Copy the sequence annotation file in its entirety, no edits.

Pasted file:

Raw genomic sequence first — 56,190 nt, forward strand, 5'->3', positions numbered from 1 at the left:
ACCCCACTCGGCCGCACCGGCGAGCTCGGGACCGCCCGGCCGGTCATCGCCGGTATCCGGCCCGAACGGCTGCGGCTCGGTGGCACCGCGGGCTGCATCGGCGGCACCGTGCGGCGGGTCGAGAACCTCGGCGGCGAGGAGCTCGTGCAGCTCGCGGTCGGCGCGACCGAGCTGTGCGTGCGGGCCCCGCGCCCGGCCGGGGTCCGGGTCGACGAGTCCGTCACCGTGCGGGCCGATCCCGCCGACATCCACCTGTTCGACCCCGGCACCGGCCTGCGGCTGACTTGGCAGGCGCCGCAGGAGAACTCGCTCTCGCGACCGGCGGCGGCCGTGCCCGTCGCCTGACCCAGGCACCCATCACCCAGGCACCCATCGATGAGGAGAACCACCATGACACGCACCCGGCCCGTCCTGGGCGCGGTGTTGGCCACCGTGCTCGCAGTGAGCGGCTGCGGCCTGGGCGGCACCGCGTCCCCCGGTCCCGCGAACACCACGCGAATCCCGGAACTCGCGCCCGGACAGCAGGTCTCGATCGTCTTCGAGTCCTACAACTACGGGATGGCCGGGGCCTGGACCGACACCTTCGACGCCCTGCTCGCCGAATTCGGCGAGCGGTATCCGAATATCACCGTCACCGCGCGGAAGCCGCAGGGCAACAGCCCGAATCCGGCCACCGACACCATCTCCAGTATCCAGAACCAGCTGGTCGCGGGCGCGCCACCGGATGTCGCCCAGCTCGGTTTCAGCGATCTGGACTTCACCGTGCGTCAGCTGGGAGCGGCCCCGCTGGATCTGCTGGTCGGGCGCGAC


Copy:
Raw genomic sequence first — 56,190 nt, forward strand, 5'->3', positions numbered from 1 at the left:
ACCCCACTCGGCCGCACCGGCGAGCTCGGGACCGCCCGGCCGGTCATCGCCGGTATCCGGCCCGAACGGCTGCGGCTCGGTGGCACCGCGGGCTGCATCGGCGGCACCGTGCGGCGGGTCGAGAACCTCGGCGGCGAGGAGCTCGTGCAGCTCGCGGTCGGCGCGACCGAGCTGTGCGTGCGGGCCCCGCGCCCGGCCGGGGTCCGGGTCGACGAGTCCGTCACCGTGCGGGCCGATCCCGCCGACATCCACCTGTTCGACCCCGGCACCGGCCTGCGGCTGACTTGGCAGGCGCCGCAGGAGAACTCGCTCTCGCGACCGGCGGCGGCCGTGCCCGTCGCCTGACCCAGGCACCCATCACCCAGGCACCCATCGATGAGGAGAACCACCATGACACGCACCCGGCCCGTCCTGGGCGCGGTGTTGGCCACCGTGCTCGCAGTGAGCGGCTGCGGCCTGGGCGGCACCGCGTCCCCCGGTCCCGCGAACACCACGCGAATCCCGGAACTCGCGCCCGGACAGCAGGTCTCGATCGTCTTCGAGTCCTACAACTACGGGATGGCCGGGGCCTGGACCGACACCTTCGACGCCCTGCTCGCCGAATTCGGCGAGCGGTATCCGAATATCACCGTCACCGCGCGGAAGCCGCAGGGCAACAGCCCGAATCCGGCCACCGACACCATCTCCAGTATCCAGAACCAGCTGGTCGCGGGCGCGCCACCGGATGTCGCCCAGCTCGGTTTCAGCGATCTGGACTTCACCGTGCGTCAGCTGGGAGCGGCCCCGCTGGATCTGCTGGTCGGGCGCGAC